It was fantastic to see Karen and La Vida Travel from Newport East in Westminster this week at the #TravelDayOfAction. I spoke on their behalf in the Aviation, Travel & Tourism debate today calling for more support for this hard hit industry.
Here’s my speech from the debate in Parliament this afternoon:
I am grateful to be called in this important debate, not least because, like most hon. Members here, I joined the lobby yesterday and met constituents who had travelled to Westminster. I wanted to show my support for the travel industry in these challenging times. It was a lobby that highlighted yet again that the UK travel industry has had to deal with extremely tough impediments, more than most industries, and needs our support.
Today’s debate comes in the midst of what is still an incredibly challenging time for businesses and workers in the travel and tourism industry. Analysis from ABTA—The Travel Association estimates that 195,000 people working in the travel industry have either lost their job or are at risk of losing their job due to the crisis. Considering that the sector employs around 526,000 people across the UK in normal times, we are looking at the livelihoods more than a third of the people in the industry being wiped out.
I will focus my remarks on smaller travel businesses, which feel forgotten and are staring into the unknown. Office for National Statistics figures show that revenue for travel agents and tour operators have been down 86% to 90% each month since February 2020, with no specific sector support forthcoming from the Government and limited access to more general grant support measures. ABTA estimates that around 60% of SME travel agents will not have the cash to survive for more than three months, based on current trading conditions and the Government support that is available at the moment.
Last week, I visited Karen Marin Reyes and the team at La Vida Travel in Newport East. La Vida Travel is an award-winning business with a loyal local following and a reputation for very good customer service. Karen, who was here in Westminster yesterday for ABTA’s day of action, spoke to me about the difficult outlook her business and the sector faces, and echoed all the calls for sector-specific financial support for the travel industry, which remains busy but is struggling to make money in the face of very low new bookings and cancellations.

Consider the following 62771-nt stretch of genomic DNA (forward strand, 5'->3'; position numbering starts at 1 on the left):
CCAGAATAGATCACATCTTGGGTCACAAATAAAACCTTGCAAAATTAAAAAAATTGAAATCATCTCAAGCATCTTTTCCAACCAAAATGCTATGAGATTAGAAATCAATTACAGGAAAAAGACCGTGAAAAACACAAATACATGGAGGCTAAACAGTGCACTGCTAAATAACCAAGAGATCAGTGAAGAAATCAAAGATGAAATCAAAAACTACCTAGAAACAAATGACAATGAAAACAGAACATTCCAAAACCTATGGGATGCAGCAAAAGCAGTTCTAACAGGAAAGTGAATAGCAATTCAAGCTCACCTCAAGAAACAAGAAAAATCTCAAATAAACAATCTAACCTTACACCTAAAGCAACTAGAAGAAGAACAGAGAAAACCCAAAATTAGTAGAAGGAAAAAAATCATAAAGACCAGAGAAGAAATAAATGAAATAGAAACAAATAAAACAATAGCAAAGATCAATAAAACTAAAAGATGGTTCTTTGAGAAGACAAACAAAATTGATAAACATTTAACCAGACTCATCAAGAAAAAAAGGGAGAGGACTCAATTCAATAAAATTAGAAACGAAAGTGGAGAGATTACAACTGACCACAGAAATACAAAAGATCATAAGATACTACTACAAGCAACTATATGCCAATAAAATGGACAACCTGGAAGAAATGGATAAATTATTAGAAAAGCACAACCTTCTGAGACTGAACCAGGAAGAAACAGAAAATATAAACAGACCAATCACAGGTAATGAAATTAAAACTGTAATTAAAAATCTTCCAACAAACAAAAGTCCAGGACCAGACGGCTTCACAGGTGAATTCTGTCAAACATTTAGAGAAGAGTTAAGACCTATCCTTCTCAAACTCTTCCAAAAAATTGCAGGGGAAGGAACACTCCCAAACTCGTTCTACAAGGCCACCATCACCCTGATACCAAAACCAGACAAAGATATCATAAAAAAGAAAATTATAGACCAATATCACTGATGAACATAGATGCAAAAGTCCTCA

Companies such as La Vida Travel were not able to shut their doors when the pandemic came; they were busy helping their customers, including processing many cancellations and rebookings. Like all hon. Members, having helped constituents abroad to get home during the first months of the pandemic, I do not underestimate how stressful that is for clients and the staff helping them, or the sheer amount of work involved. These businesses were also having to foot the bill for transaction charges from credit cards, debit cards and banks, which are not refunded to the travel agent. I would like the Minister to look at that specific point, because they are carrying that loss themselves.
Travellers typically book six months ahead, so there are long delays in receiving payments made for bookings, which are only received a few months before the date of travel. These companies do not see the money for many months. For bookings that are being made now for next summer, the travel agent will receive payment in the spring at the earliest. Because of lack of confidence, many travellers are unwilling to pay in full for holidays next year because of the uncertainty. I note the comments made by other Members about the need for consistency in travel advice. My right hon. Friend the Member for Exeter (Mr Bradshaw) made a strong contribution about that; we need confidence in the Government’s system.
The knock-on effect of all these factors is a shortage in cash flow that is especially pronounced for smaller travel businesses, especially as they make their money to survive through the winter in the summer. They need more help with the loans that they are due to pay back, because many just do not have the money at the moment to start making payments.
We need the Government to step up and do better. As others have said, it is not just about holidays; it is about people’s jobs and livelihoods.